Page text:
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Humanitarian aid and the loss of Palestinian rights

February 28, 2019 at 11:33 am

Palestinians stage a protest against US decision to cut funding to the United Nations Relief and Works Agency for Palestine Refugees in the Near East (UNRWA) in front of Beit Hanoun border gate in Gaza City, Gaza on 4 September, 2018 [Ali Jadallah/Anadolu Agency]

After the US withdrew financial support from the United Nations Relief and Works Agency for Palestine Refugees (UNRWA), it is the EU which became the largest donor to the organisation. Yesterday, EU representative Ralph Tarraf and UNRWA Commissioner General Pierre Krähenbühl signed a contribution agreement of $93 million for the agency’s 2019 budget. The donation will be immediately transferred upon completion of the agreement.

Krähenbühl declared that the EU was deserving of “the highest recognition”. Its funding enabled UNRWA to provide another scholastic year for Palestinian refugee children. The EU’s funding commitment, according to UNRWA’s Commissioner General, reflects the institution’s “preserving the dignity and addressing the needs of Palestine’s refugees.”

Tarraf tied the EU’s role in funding UNRWA to the two-state compromise. Supporting UNRWA, he said, “should be seen as an inseparable part of the EU’s efforts to reach a negotiated two-state solution and a just and lasting peace between Israel and the Palestinians.”

READ: EU offers $93m in funds to UNRWA 

Briefly, it is permissible for donors to politicise UNRWA funding, but Palestinian refugees are prevented from politicising their loss of territory and rights. As long as UNRWA speaks about dignity for Palestinian refugees and donors tie their support to the two-state paradigm, permanence will always be attributed to this enforced status as a result of the Nakba, as well as to the refugee camps.

UNRWA and Palestinian refugees are being treated unfairly - Cartoon [AlArabi21News/Twitter]

UNRWA and Palestinian refugees are being treated unfairly – Cartoon [AlArabi21News/Twitter]

This is why there will be no end to initiatives such as the “Healthy Living, Healthy Spaces” which is also funded by the EU and seeks to improve education facilities and health centres. All these initiatives, while necessary, are not a substitute for the Palestinian right of return and ceremonial fanfare to celebrate these initiatives are nothing but propaganda for the institutions, enhanced by exploiting the participation of Palestinian refugees as recipients divested of rights.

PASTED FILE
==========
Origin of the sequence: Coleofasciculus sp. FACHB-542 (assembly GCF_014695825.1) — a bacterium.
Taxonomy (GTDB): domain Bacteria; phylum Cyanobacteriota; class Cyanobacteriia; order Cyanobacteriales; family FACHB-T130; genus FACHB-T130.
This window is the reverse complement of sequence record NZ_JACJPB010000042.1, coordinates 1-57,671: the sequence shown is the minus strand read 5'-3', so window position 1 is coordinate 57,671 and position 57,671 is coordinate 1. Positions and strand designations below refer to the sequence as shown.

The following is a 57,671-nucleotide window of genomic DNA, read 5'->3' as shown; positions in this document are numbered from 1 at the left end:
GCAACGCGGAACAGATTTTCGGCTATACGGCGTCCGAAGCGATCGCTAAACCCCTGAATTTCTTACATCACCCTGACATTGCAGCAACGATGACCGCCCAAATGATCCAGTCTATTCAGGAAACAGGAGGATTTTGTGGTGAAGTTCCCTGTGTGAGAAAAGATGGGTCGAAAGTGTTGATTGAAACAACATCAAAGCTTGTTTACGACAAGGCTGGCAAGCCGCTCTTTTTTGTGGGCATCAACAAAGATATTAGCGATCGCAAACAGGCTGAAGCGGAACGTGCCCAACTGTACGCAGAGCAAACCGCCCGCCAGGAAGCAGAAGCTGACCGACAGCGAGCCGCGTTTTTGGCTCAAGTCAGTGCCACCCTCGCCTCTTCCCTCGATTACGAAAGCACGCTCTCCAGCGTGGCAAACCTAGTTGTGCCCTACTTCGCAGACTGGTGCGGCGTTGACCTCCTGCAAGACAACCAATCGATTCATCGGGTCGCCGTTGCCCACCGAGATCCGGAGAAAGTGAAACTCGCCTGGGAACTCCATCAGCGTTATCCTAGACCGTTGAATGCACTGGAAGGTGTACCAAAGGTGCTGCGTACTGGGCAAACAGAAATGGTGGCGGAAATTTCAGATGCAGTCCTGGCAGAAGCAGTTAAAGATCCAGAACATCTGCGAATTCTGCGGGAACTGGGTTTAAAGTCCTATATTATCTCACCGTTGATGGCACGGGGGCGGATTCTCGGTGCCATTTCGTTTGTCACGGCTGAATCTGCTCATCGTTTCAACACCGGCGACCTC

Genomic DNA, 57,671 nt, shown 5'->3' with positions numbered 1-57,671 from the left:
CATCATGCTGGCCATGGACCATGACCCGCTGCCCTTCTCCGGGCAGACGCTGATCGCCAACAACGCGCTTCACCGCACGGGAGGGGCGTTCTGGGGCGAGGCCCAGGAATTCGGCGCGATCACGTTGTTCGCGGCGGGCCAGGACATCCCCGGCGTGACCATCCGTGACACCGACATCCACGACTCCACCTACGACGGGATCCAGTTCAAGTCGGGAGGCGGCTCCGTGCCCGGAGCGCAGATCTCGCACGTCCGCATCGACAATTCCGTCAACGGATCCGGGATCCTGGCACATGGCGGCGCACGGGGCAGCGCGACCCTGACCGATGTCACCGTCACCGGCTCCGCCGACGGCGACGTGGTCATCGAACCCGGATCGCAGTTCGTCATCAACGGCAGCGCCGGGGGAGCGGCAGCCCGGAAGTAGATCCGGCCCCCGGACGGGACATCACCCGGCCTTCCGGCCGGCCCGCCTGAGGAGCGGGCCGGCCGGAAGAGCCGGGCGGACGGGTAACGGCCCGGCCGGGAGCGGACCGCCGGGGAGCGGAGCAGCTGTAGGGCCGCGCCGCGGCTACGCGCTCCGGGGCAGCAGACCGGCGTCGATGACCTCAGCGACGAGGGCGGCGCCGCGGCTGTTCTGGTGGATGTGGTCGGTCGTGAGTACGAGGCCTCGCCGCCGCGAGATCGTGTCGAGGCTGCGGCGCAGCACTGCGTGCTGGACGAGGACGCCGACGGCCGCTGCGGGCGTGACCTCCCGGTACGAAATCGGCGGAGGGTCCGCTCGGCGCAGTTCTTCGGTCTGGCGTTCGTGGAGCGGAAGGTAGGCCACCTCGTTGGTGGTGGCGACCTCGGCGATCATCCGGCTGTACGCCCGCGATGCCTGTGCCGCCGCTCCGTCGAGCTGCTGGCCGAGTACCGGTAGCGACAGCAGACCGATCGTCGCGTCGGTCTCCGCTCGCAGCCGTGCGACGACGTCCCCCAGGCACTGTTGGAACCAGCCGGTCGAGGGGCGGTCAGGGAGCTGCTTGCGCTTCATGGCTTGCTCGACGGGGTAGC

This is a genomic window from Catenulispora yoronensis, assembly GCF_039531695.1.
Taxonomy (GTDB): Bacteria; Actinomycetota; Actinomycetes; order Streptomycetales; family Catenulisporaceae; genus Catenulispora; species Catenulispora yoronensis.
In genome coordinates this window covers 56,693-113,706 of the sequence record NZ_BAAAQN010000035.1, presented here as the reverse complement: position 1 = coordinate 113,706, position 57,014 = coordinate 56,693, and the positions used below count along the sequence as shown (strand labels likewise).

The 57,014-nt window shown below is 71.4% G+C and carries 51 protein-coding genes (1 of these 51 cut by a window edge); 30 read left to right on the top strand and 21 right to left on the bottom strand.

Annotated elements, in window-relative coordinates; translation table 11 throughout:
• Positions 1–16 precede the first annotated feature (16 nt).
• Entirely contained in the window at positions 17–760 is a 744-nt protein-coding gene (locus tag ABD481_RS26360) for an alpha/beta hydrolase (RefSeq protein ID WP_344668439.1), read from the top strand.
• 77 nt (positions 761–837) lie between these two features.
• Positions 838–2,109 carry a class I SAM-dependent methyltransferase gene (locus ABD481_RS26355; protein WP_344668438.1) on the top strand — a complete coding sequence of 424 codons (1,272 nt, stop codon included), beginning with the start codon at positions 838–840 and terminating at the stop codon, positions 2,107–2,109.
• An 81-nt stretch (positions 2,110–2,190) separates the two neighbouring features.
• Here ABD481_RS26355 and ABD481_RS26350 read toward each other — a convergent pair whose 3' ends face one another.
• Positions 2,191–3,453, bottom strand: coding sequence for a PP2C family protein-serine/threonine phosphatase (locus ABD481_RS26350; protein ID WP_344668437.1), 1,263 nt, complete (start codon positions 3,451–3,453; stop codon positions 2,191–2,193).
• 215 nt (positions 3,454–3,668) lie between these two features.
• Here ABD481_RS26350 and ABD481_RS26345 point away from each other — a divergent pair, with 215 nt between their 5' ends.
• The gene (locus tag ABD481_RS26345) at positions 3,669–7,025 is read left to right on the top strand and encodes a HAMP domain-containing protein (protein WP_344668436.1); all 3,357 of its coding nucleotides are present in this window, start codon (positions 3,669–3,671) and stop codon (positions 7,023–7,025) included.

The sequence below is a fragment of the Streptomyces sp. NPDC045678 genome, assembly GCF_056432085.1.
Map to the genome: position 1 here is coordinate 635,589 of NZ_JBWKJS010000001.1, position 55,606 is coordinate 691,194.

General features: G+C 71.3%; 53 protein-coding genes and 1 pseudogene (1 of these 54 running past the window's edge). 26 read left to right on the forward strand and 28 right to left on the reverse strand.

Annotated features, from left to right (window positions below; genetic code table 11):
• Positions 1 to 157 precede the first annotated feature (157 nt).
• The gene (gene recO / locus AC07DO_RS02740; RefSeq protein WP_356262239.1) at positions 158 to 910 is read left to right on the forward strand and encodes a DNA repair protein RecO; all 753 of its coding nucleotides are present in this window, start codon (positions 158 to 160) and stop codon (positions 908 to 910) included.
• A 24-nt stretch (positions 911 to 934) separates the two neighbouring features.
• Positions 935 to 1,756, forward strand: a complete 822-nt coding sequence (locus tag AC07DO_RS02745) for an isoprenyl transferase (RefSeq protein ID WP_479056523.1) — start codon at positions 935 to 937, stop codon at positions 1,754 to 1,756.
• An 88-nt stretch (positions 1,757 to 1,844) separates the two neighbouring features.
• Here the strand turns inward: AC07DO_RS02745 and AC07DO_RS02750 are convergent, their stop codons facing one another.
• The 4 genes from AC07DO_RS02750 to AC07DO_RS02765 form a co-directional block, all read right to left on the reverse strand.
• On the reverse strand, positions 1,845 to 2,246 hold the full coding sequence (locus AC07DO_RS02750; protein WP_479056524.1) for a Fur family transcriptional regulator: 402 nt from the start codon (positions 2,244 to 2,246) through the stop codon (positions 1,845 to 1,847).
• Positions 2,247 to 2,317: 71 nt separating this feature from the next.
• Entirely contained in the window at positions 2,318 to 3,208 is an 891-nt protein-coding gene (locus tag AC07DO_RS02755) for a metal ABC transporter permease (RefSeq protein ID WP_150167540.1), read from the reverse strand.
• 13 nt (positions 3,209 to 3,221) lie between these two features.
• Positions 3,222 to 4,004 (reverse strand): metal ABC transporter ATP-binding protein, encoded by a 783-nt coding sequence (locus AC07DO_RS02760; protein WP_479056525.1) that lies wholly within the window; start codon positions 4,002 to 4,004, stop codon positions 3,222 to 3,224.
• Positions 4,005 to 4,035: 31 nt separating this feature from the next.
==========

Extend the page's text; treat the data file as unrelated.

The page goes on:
Furthermore, the two-state imposition does not endorse the return of Palestinian refugees to historic Palestine. Funding UNRWA is a duty and it is also equivalent to forcing Palestinians into perpetual refugee status. Such an outcome would boost the EU’s political standing in terms of its humanitarian façade.

READ: UNRWA launches $1.2bn emergency appeal

Israel and the US want the abolishment of both UNRWA and Palestinians’ refugee status. The latter, while possible to manipulate politically, does not alter historical facts. Israel is built upon ethnic cleansing and it continues to displace Palestinians to continue its colonial expansion; hence there is no possibility of denying the existence of Palestinian refugees as an ongoing cycle of violent dispossession.

Tying UNRWA funding to the two-state compromise is dangerous, yet it exposes more of the international political intent, which is to isolate Palestinians into humanitarian aid recipients. Incorporating the two-state rhetoric in outstanding issues which should be non-negotiable normalises the violations and forces Palestinians into a space where speaking about rights is shunned as ideological, while negotiations and losses for Palestinians are deemed pragmatic outcomes.

In terms of structure and dependence, UNRWA is no different. As far as governments and institutions are concerned, there is no place for Palestinian dignity outside the camps, hence the constant attempt to make humanitarian aid a dignified response when it is merely a veneer for refusing the political rights of the Palestinian people.

The views expressed in this article belong to the author and do not necessarily reflect the editorial policy of Middle East Monitor.